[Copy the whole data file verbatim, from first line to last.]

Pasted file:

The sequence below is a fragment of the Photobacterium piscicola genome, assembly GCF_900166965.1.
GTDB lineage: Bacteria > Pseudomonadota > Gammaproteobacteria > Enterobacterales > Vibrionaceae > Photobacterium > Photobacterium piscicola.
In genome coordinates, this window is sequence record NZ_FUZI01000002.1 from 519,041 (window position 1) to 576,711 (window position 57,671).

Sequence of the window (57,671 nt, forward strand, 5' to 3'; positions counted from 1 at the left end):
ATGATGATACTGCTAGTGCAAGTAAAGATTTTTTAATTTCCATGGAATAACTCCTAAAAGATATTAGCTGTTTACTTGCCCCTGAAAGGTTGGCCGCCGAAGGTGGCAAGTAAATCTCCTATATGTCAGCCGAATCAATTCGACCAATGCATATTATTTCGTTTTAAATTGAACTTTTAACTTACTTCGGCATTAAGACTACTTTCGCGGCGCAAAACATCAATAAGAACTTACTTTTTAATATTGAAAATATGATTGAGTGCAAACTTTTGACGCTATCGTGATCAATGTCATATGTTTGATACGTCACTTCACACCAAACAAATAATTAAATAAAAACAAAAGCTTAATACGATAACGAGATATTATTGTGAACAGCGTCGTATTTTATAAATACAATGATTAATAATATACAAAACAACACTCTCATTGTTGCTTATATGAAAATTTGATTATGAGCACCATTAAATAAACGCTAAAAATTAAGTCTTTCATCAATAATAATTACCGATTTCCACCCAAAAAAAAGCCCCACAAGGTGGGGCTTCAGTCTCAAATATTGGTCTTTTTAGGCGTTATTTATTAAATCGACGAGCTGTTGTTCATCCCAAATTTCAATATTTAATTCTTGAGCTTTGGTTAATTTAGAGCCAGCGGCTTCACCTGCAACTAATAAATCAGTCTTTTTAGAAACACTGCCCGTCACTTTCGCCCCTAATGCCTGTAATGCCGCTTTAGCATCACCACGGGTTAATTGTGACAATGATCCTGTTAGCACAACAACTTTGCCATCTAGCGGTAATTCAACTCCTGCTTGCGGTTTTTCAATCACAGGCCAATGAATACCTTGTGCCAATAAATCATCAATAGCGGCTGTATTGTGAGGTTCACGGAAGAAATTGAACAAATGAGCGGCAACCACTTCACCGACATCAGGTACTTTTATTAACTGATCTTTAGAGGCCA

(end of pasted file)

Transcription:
The sequence below is a fragment of the Photobacterium piscicola genome, assembly GCF_900166965.1.
GTDB lineage: Bacteria > Pseudomonadota > Gammaproteobacteria > Enterobacterales > Vibrionaceae > Photobacterium > Photobacterium piscicola.
In genome coordinates, this window is sequence record NZ_FUZI01000002.1 from 519,041 (window position 1) to 576,711 (window position 57,671).

Sequence of the window (57,671 nt, forward strand, 5' to 3'; positions counted from 1 at the left end):
ATGATGATACTGCTAGTGCAAGTAAAGATTTTTTAATTTCCATGGAATAACTCCTAAAAGATATTAGCTGTTTACTTGCCCCTGAAAGGTTGGCCGCCGAAGGTGGCAAGTAAATCTCCTATATGTCAGCCGAATCAATTCGACCAATGCATATTATTTCGTTTTAAATTGAACTTTTAACTTACTTCGGCATTAAGACTACTTTCGCGGCGCAAAACATCAATAAGAACTTACTTTTTAATATTGAAAATATGATTGAGTGCAAACTTTTGACGCTATCGTGATCAATGTCATATGTTTGATACGTCACTTCACACCAAACAAATAATTAAATAAAAACAAAAGCTTAATACGATAACGAGATATTATTGTGAACAGCGTCGTATTTTATAAATACAATGATTAATAATATACAAAACAACACTCTCATTGTTGCTTATATGAAAATTTGATTATGAGCACCATTAAATAAACGCTAAAAATTAAGTCTTTCATCAATAATAATTACCGATTTCCACCCAAAAAAAAGCCCCACAAGGTGGGGCTTCAGTCTCAAATATTGGTCTTTTTAGGCGTTATTTATTAAATCGACGAGCTGTTGTTCATCCCAAATTTCAATATTTAATTCTTGAGCTTTGGTTAATTTAGAGCCAGCGGCTTCACCTGCAACTAATAAATCAGTCTTTTTAGAAACACTGCCCGTCACTTTCGCCCCTAATGCCTGTAATGCCGCTTTAGCATCACCACGGGTTAATTGTGACAATGATCCTGTTAGCACAACAACTTTGCCATCTAGCGGTAATTCAACTCCTGCTTGCGGTTTTTCAATCACAGGCCAATGAATACCTTGTGCCAATAAATCATCAATAGCGGCTGTATTGTGAGGTTCACGGAAGAAATTGAACAAATGAGCGGCAACCACTTCACCGACATCAGGTACTTTTATTAACTGATCTTTAGAGGCCA